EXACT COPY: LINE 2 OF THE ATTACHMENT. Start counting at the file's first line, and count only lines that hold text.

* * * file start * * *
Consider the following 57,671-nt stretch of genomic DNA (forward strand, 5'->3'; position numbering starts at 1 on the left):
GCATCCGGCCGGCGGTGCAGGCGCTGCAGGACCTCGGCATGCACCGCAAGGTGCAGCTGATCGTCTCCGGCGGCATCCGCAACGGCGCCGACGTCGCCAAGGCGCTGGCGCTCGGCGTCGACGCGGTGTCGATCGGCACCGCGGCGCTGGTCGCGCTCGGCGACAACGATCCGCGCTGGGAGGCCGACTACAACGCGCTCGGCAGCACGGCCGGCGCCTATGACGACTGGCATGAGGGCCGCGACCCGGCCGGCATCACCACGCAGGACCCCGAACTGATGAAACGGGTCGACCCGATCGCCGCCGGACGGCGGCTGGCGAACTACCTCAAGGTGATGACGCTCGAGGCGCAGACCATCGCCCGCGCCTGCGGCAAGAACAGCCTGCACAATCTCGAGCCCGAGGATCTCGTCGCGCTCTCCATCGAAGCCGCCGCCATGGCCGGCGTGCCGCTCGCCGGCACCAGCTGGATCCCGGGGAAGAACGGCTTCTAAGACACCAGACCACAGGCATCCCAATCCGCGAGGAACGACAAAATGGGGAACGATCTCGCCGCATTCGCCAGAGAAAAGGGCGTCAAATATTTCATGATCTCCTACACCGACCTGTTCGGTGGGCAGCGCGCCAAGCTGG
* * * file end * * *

GCATCCGGCCGGCGGTGCAGGCGCTGCAGGACCTCGGCATGCACCGCAAGGTGCAGCTGATCGTCTCCGGCGGCATCCGCAACGGCGCCGACGTCGCCAAGGCGCTGGCGCTCGGCGTCGACGCGGTGTCGATCGGCACCGCGGCGCTGGTCGCGCTCGGCGACAACGATCCGCGCTGGGAGGCCGACTACAACGCGCTCGGCAGCACGGCCGGCGCCTATGACGACTGGCATGAGGGCCGCGACCCGGCCGGCATCACCACGCAGGACCCCGAACTGATGAAACGGGTCGACCCGATCGCCGCCGGACGGCGGCTGGCGAACTACCTCAAGGTGATGACGCTCGAGGCGCAGACCATCGCCCGCGCCTGCGGCAAGAACAGCCTGCACAATCTCGAGCCCGAGGATCTCGTCGCGCTCTCCATCGAAGCCGCCGCCATGGCCGGCGTGCCGCTCGCCGGCACCAGCTGGATCCCGGGGAAGAACGGCTTCTAAGACACCAGACCACAGGCATCCCAATCCGCGAGGAACGACAAAATGGGGAACGATCTCGCCGCATTCGCCAGAGAAAAGGGCGTCAAATATTTCATGATCTCCTACACCGACCTGTTCGGTGGGCAGCGCGCCAAGCTGG